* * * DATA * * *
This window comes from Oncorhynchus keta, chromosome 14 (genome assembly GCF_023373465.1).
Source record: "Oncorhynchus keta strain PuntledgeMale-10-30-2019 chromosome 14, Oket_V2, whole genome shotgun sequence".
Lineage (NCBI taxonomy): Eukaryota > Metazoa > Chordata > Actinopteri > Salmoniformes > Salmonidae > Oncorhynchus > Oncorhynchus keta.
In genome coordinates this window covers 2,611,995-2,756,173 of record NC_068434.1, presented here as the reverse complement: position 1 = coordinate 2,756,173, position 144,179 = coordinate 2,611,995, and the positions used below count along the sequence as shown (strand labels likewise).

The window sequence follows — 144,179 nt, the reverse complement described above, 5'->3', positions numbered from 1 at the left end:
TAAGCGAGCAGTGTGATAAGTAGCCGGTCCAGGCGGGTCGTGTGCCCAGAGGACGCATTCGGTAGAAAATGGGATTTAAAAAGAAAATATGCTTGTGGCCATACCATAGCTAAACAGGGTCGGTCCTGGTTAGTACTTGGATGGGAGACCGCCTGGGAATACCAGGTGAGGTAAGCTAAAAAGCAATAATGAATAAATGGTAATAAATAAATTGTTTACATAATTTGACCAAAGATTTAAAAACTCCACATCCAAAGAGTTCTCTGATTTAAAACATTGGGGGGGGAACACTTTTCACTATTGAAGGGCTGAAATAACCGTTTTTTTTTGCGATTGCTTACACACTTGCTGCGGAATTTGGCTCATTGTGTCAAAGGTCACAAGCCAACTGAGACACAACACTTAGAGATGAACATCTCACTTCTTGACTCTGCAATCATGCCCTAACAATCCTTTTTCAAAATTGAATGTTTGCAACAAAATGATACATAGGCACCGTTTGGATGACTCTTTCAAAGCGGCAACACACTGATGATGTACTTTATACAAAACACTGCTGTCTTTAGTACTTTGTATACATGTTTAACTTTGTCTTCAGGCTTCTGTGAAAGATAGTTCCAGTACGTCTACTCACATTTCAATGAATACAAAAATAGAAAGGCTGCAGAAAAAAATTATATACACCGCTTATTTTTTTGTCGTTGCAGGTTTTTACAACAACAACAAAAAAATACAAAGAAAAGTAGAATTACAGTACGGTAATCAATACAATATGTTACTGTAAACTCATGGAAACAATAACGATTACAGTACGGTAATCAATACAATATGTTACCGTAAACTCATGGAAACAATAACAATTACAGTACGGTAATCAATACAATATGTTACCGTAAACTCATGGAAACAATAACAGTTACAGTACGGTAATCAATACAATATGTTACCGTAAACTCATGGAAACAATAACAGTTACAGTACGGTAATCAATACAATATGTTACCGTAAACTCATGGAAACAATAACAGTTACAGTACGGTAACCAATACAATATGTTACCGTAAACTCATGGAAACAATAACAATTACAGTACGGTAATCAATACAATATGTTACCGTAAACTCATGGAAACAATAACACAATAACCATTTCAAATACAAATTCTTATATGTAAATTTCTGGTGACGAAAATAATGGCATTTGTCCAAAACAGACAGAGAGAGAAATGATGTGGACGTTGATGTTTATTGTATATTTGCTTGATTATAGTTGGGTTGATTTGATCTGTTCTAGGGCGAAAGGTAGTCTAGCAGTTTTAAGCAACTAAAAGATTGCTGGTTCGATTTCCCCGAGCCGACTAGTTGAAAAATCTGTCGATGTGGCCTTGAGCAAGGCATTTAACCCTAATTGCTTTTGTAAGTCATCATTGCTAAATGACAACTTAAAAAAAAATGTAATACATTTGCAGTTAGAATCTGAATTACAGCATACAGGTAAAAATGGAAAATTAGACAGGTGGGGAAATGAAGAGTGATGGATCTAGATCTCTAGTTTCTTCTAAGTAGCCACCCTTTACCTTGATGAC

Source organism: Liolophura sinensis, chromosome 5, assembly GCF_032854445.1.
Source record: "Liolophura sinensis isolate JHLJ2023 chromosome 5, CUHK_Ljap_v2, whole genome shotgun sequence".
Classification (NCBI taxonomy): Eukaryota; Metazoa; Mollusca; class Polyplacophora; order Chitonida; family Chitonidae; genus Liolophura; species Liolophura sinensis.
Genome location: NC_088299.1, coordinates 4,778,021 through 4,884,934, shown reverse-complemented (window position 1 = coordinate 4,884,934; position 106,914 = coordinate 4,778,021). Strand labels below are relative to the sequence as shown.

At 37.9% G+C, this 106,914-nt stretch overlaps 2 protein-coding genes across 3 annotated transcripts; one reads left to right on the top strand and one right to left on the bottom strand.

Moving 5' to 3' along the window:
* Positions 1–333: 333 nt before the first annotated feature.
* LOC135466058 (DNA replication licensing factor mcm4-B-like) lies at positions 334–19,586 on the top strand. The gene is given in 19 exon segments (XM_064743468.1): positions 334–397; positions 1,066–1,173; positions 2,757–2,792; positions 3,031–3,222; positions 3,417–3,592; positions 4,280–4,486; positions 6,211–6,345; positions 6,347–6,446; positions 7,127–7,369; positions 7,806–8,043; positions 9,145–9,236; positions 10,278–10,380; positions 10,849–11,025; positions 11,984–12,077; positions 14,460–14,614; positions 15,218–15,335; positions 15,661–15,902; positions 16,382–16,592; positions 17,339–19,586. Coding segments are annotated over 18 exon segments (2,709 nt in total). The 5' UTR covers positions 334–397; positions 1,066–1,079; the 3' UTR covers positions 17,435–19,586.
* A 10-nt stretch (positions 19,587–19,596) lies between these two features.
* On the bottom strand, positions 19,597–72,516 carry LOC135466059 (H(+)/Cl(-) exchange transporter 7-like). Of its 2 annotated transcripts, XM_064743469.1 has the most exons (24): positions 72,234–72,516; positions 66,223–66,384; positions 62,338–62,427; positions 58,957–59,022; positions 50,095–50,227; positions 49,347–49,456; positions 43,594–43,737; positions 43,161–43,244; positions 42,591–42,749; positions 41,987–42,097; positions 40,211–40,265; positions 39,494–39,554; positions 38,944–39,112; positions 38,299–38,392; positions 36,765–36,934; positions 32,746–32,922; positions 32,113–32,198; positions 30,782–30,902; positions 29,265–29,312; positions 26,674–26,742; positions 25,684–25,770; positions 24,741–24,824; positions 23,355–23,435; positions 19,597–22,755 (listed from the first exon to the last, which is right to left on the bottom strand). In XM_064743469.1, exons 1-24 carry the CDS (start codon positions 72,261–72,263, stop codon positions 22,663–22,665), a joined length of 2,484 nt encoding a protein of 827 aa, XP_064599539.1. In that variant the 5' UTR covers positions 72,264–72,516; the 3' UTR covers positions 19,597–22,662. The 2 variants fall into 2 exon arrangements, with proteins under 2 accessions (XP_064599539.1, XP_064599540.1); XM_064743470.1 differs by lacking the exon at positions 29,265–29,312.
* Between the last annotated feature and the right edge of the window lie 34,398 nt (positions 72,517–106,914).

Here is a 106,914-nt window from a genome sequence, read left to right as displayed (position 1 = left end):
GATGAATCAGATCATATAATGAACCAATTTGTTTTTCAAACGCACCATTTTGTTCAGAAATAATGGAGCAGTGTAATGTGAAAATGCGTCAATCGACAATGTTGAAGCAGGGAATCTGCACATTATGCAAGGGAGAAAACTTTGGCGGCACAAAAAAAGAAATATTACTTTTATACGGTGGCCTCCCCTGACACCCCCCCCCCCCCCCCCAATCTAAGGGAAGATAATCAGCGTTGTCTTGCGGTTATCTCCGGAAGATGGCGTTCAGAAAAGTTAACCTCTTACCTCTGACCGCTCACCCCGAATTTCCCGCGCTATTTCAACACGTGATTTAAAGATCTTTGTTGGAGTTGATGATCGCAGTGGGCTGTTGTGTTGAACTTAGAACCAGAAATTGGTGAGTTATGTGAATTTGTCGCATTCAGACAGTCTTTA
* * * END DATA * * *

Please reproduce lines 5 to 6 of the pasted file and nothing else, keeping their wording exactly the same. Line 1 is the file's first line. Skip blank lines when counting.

The window sequence follows — 144,179 nt, the reverse complement described above, 5'->3', positions numbered from 1 at the left end:
TAAGCGAGCAGTGTGATAAGTAGCCGGTCCAGGCGGGTCGTGTGCCCAGAGGACGCATTCGGTAGAAAATGGGATTTAAAAAGAAAATATGCTTGTGGCCATACCATAGCTAAACAGGGTCGGTCCTGGTTAGTACTTGGATGGGAGACCGCCTGGGAATACCAGGTGAGGTAAGCTAAAAAGCAATAATGAATAAATGGTAATAAATAAATTGTTTACATAATTTGACCAAAGATTTAAAAACTCCACATCCAAAGAGTTCTCTGATTTAAAACATTGGGGGGGGAACACTTTTCACTATTGAAGGGCTGAAATAACCGTTTTTTTTTGCGATTGCTTACACACTTGCTGCGGAATTTGGCTCATTGTGTCAAAGGTCACAAGCCAACTGAGACACAACACTTAGAGATGAACATCTCACTTCTTGACTCTGCAATCATGCCCTAACAATCCTTTTTCAAAATTGAATGTTTGCAACAAAATGATACATAGGCACCGTTTGGATGACTCTTTCAAAGCGGCAACACACTGATGATGTACTTTATACAAAACACTGCTGTCTTTAGTACTTTGTATACATGTTTAACTTTGTCTTCAGGCTTCTGTGAAAGATAGTTCCAGTACGTCTACTCACATTTCAATGAATACAAAAATAGAAAGGCTGCAGAAAAAAATTATATACACCGCTTATTTTTTTGTCGTTGCAGGTTTTTACAACAACAACAAAAAAATACAAAGAAAAGTAGAATTACAGTACGGTAATCAATACAATATGTTACTGTAAACTCATGGAAACAATAACGATTACAGTACGGTAATCAATACAATATGTTACCGTAAACTCATGGAAACAATAACAATTACAGTACGGTAATCAATACAATATGTTACCGTAAACTCATGGAAACAATAACAGTTACAGTACGGTAATCAATACAATATGTTACCGTAAACTCATGGAAACAATAACAGTTACAGTACGGTAATCAATACAATATGTTACCGTAAACTCATGGAAACAATAACAGTTACAGTACGGTAACCAATACAATATGTTACCGTAAACTCATGGAAACAATAACAATTACAGTACGGTAATCAATACAATATGTTACCGTAAACTCATGGAAACAATAACACAATAACCATTTCAAATACAAATTCTTATATGTAAATTTCTGGTGACGAAAATAATGGCATTTGTCCAAAACAGACAGAGAGAGAAATGATGTGGACGTTGATGTTTATTGTATATTTGCTTGATTATAGTTGGGTTGATTTGATCTGTTCTAGGGCGAAAGGTAGTCTAGCAGTTTTAAGCAACTAAAAGATTGCTGGTTCGATTTCCCCGAGCCGACTAGTTGAAAAATCTGTCGATGTGGCCTTGAGCAAGGCATTTAACCCTAATTGCTTTTGTAAGTCATCATTGCTAAATGACAACTTAAAAAAAAATGTAATACATTTGCAGTTAGAATCTGAATTACAGCATACAGGTAAAAATGGAAAATTAGACAGGTGGGGAAATGAAGAGTGATGGATCTAGATCTCTAGTTTCTTCTAAGTAGCCACCCTTTACCTTGATGAC